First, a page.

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Document Max. Freq Min. Freq
James Buchanan, Buchanan's administration on the eve of the rebellion 4 4 Browse Search
Benson J. Lossing, Pictorial Field Book of the Civil War. Volume 1. 3 3 Browse Search
Harper's Encyclopedia of United States History (ed. Benson Lossing) 3 3 Browse Search
Jefferson Davis, The Rise and Fall of the Confederate Government 2 2 Browse Search
The Daily Dispatch: December 06, 1860., [Electronic resource] 1 1 Browse Search
Horace Greeley, The American Conflict: A History of the Great Rebellion in the United States of America, 1860-65: its Causes, Incidents, and Results: Intended to exhibit especially its moral and political phases with the drift and progress of American opinion respecting human slavery from 1776 to the close of the War for the Union. Volume I. 1 1 Browse Search
Francis Jackson Garrison, William Lloyd Garrison, 1805-1879; the story of his life told by his children: volume 3 1 1 Browse Search
Edward L. Pierce, Memoir and letters of Charles Sumner: volume 4 1 1 Browse Search
Edward H. Savage, author of Police Recollections; Or Boston by Daylight and Gas-Light ., Boston events: a brief mention and the date of more than 5,000 events that transpired in Boston from 1630 to 1880, covering a period of 250 years, together with other occurrences of interest, arranged in alphabetical order 1 1 Browse Search
Hon. J. L. M. Curry , LL.D., William Robertson Garrett , A. M. , Ph.D., Confederate Military History, a library of Confederate States Military History: Volume 1.1, Legal Justification of the South in secession, The South as a factor in the territorial expansion of the United States (ed. Clement Anselm Evans) 1 1 Browse Search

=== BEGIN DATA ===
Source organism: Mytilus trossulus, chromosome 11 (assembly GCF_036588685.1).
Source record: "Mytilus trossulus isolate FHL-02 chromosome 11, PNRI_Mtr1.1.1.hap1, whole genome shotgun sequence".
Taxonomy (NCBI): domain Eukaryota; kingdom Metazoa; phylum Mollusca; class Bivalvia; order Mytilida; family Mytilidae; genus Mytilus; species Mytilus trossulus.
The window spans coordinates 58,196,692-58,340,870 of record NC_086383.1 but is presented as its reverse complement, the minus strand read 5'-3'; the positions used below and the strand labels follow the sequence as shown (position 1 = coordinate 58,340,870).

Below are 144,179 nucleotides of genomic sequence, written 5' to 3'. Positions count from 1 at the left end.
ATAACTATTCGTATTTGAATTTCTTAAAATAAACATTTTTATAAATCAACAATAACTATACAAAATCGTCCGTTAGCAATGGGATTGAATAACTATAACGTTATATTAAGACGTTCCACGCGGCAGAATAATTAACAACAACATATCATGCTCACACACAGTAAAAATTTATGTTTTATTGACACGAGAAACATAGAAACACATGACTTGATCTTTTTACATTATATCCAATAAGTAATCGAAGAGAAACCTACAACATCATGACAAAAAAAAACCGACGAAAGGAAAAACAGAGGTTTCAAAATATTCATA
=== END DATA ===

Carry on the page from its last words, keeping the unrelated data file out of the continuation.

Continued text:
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Browsing named entities in John Dimitry , A. M., Confederate Military History, a library of Confederate States Military History: Volume 10.1, Louisiana (ed. Clement Anselm Evans). You can also browse the collection for December 3rd, 1860 AD or search for December 3rd, 1860 AD in all documents.

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Capitol in Baton Rouge. In testimony whereof, I have herewith set my hand and caused the great seal of the State to be affixed at the city of Baton Rouge, the seat of government of the State, on the 19th day of November, A. D. 1860, and of the independence of the United States of America the eighty-fifth. By the Governor, T. O. Moore. J. Hamilton hardy, Secretary of State. The legislature met at Baton Rouge December 10th. Congress had preceded its assembling—having already met December 3, 1860. It was another time in which precedents were missing. Never before, since its admission as a State, had Louisiana found its legislature in discord as to principle and fact with the Congress of the United States. The governor's message was on the lines of his proclamation calling that body in special session. Upon the subject of a convention to decide upon secession he had already said: If I am not mistaken in public opinion a convention will decide that Louisiana will not submit